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Late rain of no value to suffering potato crop

Kevin McNeill, an employee with WP Griffin Inc., removes grass and sod from a potato bin-piler as two potato trucks unload at the company’s warehouse.
Kevin McNeill, an employee with WP Griffin Inc., removes grass and sod from a potato bin-piler as two potato trucks unload at the company’s warehouse. - Eric McCarthy

Yield expected to be down Island-wide and especially so in West Prince

MIMINEGASH

With the 2018 growing season now over, Miminegash potato grower Harris Callaghan is already looking ahead to next year.

Callaghan said his crop has suffered in drought-like growing conditions and any hope of a late recovery was snuffed out by heavy frost on September 25.

“It was just the year; they were dry and under stress and the frost came and that finished them off,” he said of a crop that will come in well below average yield.

The conditions have been such that he hasn’t had to use a drop of top kill this year. “My sprayers haven’t left the yard since August.”

Further east, Bryan Maynard, co-owner of Farmboys Inc. in Arlington is expecting an average crop. It all depended on where the rain fell, he said, noting his rain gauges showed “adequate moisture” of about 140 to 145 mil of precipitation over the summer. “We were kind of right where it ended,” he said in describing the bands of precipitation that were hit and miss throughout the region.

Gauges on a neighbour’s farm just a few kilometers away in Mt. Pleasant showed significantly less rain and he said it showed in the crop.

But even Mt. Pleasant fared better than the western tip of the province, Maynard suggested. He’s heard from farmers west of Elmsdale whose rain gauges measured about one-third the rain that fell on his farm.

While fields to the west were turning brown from the drought, Maynard said he had fields that were still green until the frost hit.

“We’re in an area that is okay, as long as a good October to get the harvest out in good condition,” Maynard acknowledged, but he thinks, overall, all across P.E.I. there are areas where the crop was under significant stress, resulting in reduced yield.

Myron Blanchard performs maintenance on a potato windrower in preparation for his 40th harvest with Blair Horne and Sons. The Bloomfield farm expects to find out as early as Monday how well its drought-resistant variety performed.
Myron Blanchard performs maintenance on a potato windrower in preparation for his 40th harvest with Blair Horne and Sons. The Bloomfield farm expects to find out as early as Monday how well its drought-resistant variety performed.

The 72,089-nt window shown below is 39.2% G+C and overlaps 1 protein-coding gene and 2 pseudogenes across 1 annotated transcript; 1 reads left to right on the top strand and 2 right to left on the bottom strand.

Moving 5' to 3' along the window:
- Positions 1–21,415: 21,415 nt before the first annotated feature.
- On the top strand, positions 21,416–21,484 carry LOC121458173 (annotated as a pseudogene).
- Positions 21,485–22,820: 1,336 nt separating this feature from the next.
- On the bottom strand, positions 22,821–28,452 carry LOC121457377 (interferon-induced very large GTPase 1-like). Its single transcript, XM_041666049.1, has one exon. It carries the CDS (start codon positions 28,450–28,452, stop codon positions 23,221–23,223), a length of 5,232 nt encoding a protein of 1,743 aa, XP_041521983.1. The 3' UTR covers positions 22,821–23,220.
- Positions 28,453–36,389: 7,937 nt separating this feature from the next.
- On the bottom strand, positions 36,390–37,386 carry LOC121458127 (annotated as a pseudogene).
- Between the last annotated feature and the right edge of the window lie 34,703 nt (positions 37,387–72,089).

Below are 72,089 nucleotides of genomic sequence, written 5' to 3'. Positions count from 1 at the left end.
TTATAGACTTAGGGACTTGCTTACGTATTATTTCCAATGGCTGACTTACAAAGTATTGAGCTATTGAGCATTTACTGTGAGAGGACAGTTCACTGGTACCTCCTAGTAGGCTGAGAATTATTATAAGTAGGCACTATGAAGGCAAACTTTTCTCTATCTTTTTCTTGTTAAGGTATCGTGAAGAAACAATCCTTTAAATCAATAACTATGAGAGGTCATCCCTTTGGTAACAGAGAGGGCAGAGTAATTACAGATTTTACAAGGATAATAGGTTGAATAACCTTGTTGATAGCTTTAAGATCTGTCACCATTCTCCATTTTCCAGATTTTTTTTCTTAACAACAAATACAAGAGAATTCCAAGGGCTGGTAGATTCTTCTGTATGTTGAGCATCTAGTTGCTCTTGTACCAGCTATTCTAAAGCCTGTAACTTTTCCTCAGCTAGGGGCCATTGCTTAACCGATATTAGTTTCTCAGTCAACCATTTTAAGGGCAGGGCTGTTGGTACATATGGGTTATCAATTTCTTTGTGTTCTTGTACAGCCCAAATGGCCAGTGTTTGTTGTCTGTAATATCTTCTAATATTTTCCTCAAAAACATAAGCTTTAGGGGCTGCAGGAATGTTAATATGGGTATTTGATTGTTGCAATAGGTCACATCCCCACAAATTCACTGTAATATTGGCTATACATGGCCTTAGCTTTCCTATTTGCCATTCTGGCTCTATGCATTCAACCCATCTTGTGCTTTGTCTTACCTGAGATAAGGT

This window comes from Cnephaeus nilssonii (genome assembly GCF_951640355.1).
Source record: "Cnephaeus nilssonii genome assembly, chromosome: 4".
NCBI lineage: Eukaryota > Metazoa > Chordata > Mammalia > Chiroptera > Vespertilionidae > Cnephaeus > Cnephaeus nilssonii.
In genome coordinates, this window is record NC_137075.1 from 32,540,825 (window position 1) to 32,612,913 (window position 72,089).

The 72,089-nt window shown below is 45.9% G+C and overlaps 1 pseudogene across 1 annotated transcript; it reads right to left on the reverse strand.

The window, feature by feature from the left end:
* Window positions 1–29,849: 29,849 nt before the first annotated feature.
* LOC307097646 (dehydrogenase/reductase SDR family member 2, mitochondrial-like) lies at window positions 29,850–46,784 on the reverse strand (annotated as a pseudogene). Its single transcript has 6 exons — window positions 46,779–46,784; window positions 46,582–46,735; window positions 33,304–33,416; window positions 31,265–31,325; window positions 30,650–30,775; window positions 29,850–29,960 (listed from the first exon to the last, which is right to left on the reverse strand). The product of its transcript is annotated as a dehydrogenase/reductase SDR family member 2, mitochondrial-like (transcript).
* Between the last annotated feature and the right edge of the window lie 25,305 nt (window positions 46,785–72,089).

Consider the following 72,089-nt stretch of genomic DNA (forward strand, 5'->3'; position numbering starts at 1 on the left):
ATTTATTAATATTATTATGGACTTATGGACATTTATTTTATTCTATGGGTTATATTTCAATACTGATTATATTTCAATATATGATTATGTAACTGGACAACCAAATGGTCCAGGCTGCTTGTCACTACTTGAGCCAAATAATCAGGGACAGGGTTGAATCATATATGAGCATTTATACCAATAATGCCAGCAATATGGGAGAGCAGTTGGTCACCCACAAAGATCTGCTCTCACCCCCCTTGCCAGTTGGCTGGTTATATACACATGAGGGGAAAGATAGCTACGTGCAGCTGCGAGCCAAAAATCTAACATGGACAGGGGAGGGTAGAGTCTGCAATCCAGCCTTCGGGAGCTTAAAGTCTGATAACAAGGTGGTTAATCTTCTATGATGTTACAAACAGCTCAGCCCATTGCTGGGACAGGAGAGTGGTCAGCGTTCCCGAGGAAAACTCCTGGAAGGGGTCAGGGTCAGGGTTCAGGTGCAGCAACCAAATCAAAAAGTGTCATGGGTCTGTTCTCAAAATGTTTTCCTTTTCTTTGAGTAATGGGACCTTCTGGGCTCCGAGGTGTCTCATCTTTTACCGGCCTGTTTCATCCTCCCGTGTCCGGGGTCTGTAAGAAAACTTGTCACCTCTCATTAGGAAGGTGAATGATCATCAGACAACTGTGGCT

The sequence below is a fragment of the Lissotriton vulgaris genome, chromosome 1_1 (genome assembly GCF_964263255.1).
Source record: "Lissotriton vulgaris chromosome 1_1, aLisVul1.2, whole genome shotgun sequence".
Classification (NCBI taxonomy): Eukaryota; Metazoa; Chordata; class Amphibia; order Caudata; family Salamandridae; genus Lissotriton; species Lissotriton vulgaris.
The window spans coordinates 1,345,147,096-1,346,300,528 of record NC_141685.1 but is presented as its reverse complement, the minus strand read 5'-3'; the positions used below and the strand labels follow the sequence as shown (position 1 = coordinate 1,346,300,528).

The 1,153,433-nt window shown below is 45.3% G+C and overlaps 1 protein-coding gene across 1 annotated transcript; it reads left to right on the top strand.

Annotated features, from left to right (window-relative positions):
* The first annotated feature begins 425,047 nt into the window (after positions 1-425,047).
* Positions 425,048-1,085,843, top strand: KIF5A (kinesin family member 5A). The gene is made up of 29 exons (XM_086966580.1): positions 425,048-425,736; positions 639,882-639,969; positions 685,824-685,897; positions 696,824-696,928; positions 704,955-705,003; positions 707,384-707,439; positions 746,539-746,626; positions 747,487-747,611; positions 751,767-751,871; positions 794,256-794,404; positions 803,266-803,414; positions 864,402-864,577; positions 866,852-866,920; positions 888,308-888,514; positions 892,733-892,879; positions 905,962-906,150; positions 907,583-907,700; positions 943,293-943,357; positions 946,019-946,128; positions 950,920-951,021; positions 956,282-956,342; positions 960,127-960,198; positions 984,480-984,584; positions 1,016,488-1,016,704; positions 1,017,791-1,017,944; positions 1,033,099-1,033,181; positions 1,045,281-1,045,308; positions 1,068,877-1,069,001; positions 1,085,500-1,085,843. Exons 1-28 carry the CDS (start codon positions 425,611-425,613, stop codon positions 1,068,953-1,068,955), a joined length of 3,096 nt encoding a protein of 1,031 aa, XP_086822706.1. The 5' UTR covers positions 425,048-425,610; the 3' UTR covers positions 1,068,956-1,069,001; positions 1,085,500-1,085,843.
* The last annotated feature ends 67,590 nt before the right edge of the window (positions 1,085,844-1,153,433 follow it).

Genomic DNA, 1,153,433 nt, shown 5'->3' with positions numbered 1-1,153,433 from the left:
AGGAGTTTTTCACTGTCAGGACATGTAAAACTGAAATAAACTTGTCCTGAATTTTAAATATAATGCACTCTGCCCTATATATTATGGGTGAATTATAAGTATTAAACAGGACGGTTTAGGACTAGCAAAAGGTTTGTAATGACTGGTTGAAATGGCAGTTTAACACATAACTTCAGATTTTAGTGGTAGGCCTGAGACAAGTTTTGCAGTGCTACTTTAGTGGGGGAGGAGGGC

Farmers were just getting started with the harvest before Wednesday’s heavy rainfall temporarily halted those operations. Except for the odd field along Malpeque Bay that was spared frost damage and is still green, growers feel this week’s rain is of no use to the crop, but it will help soften the soil to make for easier digging.

Glen MacLean said they’ve started harvesting their seed plots in West Devon and are finding a smaller than normal run of potatoes. He’s estimating the farm’s yield will be down 25 to 30 per cent because of the arid growing conditions.

The rain, he said, is “too little too late, I’m afraid, for a lot of them.”

After a below average crop last year, P.E.I. Potato Board general manager Greg Donald said the Island is likely going to have a similar harvest, or even a bit lighter, this year. He acknowledged the western end of the province bore the brunt of the drought conditions and the crop there suffered accordingly.

He said some areas of the province got better than average yields last year. “I don’t think any area is going to have a big crop this year,” he added.

Donald knows some of the Island’s potato competitors have also had an off year. He suggested that could result in higher prices. It could just be a matter of whether growers have high enough production to capitalize on the anticipated price boost, he admitted.

Callaghan compares growing potatoes to fishing for lobster: Some time you pull the traps up and there’s nothing in them and sometimes they’re full. It’s one of the chances you take.

“I took a chance and planted something. If it doesn’t grow I can’t do anything about it,” he acknowledged.

“It’s business,” he said. “Next year might be better.”

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